A few members of the FCC successfully urged Pai to change standards that would have conflicted with NASA recommendations. NASA also provided feedback to the commission directly. FCC Commissioner Geoffrey Starks, a Democrat, said:
In particular, I'm glad that we revised language regarding two aspects of the draft rules that would have significantly inhibited the growth of next-generation satellite broadband. The draft order originally adopted a standard for collision risk that departed from NASA's recommendation to assess that risk on a per-satellite basis. Similarly, the draft adopted a casualty risk standard that differed from NASA's recommendation both with respect to the chance of injury and by applying it on a per-constellation basis. While we should do our utmost to reduce the risk of collisions or injury, I also agree with NASA's expert judgment that the approach we adopt today preserves safety while we and our sister agencies study whether a different standard makes sense for these constellations.
FCC Republicans Michael O'Rielly and Brendan Carr had also urged Pai to make those changes. Carr said the changes "align this item more closely with the positions held by expert agencies that have experience in aerospace engineering like NASA, NOAA, and the FAA."
"With those substantial edits, I can now support the item," Carr said.
We asked NASA for a response to today's vote and will update this article if we hear back.
O'Rielly supported the FCC moving ahead with the revised plan, saying the commission's authority over satellite deployment gave it ample reason to act. After revisions, today's order strikes the "appropriate balance" between the FCC acting and deferring to other agencies that have "far more expertise in certain aspects of space travel and orbital debris than the FCC," he said.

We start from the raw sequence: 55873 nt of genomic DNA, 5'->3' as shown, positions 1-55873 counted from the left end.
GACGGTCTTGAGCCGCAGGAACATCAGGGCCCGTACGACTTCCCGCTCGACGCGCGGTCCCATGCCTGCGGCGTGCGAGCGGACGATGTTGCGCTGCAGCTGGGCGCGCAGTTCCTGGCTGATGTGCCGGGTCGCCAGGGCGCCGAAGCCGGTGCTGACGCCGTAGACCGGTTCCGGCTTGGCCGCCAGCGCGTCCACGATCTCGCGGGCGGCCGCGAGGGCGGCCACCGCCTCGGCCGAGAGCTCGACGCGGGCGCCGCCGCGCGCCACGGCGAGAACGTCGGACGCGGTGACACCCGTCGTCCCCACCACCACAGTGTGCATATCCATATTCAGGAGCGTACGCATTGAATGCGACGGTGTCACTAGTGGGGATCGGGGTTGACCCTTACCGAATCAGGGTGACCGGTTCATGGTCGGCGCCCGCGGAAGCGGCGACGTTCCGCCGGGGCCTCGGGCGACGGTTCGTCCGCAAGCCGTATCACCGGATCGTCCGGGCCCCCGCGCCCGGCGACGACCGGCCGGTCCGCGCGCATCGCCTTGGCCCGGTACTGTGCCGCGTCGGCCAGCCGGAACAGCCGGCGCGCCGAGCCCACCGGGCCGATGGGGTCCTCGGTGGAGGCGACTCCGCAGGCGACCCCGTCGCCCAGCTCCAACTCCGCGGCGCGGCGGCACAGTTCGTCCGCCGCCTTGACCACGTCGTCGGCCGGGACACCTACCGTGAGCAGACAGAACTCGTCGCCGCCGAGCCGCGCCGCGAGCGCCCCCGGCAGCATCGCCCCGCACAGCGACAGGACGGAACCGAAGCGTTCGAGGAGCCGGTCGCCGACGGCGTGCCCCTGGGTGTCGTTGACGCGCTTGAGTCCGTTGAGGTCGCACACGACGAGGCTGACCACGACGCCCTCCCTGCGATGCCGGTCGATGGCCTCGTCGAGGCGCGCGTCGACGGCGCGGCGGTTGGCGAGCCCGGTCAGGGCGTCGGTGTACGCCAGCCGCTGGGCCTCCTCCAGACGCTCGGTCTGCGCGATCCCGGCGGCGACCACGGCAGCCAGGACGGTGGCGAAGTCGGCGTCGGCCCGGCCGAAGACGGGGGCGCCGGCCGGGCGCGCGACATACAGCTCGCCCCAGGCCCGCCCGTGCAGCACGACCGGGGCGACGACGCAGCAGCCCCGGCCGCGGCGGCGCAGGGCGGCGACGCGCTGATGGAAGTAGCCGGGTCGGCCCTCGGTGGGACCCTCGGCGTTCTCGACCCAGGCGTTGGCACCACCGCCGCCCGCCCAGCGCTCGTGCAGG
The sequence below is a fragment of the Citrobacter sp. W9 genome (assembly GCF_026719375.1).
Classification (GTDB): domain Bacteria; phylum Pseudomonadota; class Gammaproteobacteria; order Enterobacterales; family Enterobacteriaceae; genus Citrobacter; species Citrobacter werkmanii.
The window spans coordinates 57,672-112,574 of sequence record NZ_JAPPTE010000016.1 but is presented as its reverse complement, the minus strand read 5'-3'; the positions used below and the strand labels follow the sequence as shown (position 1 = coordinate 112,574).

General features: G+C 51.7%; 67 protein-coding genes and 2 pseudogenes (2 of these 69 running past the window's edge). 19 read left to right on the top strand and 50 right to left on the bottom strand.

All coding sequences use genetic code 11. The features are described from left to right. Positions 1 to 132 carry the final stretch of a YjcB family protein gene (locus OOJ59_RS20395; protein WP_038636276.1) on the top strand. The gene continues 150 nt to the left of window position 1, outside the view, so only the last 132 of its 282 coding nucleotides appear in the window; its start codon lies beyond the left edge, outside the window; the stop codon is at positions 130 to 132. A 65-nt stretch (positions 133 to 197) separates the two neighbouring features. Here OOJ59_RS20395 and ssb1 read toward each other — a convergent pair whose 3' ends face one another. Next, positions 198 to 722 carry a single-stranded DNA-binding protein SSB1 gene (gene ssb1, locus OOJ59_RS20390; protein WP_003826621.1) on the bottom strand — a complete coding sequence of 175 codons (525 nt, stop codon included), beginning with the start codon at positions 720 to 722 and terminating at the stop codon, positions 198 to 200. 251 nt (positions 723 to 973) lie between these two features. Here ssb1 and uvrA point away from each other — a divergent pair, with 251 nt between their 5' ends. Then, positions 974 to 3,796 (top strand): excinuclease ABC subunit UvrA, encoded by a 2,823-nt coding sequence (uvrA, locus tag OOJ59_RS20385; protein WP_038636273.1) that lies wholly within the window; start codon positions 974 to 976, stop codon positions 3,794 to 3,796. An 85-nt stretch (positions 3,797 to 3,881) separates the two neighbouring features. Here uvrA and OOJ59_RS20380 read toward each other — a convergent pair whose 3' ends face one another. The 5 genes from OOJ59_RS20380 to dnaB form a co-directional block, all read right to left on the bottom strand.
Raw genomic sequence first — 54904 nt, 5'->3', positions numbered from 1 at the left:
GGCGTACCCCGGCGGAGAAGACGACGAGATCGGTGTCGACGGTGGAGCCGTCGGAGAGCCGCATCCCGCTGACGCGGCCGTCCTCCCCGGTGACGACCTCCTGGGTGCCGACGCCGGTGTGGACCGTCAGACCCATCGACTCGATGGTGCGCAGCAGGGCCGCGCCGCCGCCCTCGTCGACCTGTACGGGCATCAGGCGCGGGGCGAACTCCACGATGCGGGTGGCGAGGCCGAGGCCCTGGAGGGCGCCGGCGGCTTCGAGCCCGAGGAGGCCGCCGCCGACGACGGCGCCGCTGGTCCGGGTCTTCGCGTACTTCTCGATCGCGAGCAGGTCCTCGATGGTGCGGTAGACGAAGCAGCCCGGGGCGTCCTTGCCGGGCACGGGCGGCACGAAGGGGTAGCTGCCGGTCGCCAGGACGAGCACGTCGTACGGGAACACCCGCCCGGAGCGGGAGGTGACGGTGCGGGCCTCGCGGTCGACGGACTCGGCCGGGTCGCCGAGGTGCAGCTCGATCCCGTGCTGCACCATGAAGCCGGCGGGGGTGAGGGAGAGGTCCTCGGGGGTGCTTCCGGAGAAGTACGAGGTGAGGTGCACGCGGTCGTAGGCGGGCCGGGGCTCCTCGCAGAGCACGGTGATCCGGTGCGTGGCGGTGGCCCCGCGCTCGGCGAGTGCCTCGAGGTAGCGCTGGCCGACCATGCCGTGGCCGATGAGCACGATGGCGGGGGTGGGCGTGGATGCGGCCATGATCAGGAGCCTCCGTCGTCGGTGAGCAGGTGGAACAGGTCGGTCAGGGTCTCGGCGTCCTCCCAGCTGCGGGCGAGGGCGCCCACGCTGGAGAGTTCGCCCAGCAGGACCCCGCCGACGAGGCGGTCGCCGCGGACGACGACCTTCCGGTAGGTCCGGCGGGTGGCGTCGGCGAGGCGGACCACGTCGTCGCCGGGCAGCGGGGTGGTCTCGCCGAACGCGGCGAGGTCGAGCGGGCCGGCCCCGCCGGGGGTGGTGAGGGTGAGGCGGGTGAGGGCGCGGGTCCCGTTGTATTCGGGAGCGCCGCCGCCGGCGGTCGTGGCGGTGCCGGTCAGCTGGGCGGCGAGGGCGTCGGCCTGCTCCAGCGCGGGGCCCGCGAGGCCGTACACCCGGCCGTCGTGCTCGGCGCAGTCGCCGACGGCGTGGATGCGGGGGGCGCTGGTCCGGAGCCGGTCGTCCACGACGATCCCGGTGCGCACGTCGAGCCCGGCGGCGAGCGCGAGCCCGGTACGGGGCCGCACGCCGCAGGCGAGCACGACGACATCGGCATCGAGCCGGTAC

"Ultimately, the FCC provides licenses or grants market access for these satellite services, so we play a role in the good stewardship of space, and, to that end, we must ensure that our rules are up to date," he said. "We can't sit on the sidelines, argue that we have no responsibility or authority over the issue, and pass the buck entirely to other agencies."
The FCC's changes were welcomed by the Commercial Spaceflight Federation, an industry trade group. The FCC's original plan "would have had far-reaching negative impacts, particularly on the small satellite and new space community," the group said.
"The Commercial Spaceflight Federation is pleased to see that the FCC has listened to industry concerns and decided to delay final consideration of several problematic aspects of the proposed orbital debris rules during today's FCC meeting," the organization said.
Commerce Dept. questioned FCC authority
Today's vote came less than three weeks after the US Department of Commerce asked the FCC to "defer action in this proceeding" until the Trump administration completes an ongoing review of space regulation.
"Without proper consideration, any [FCC] action may not only be duplicative but could result in the commission proposing overlapping or inconsiRead More – Source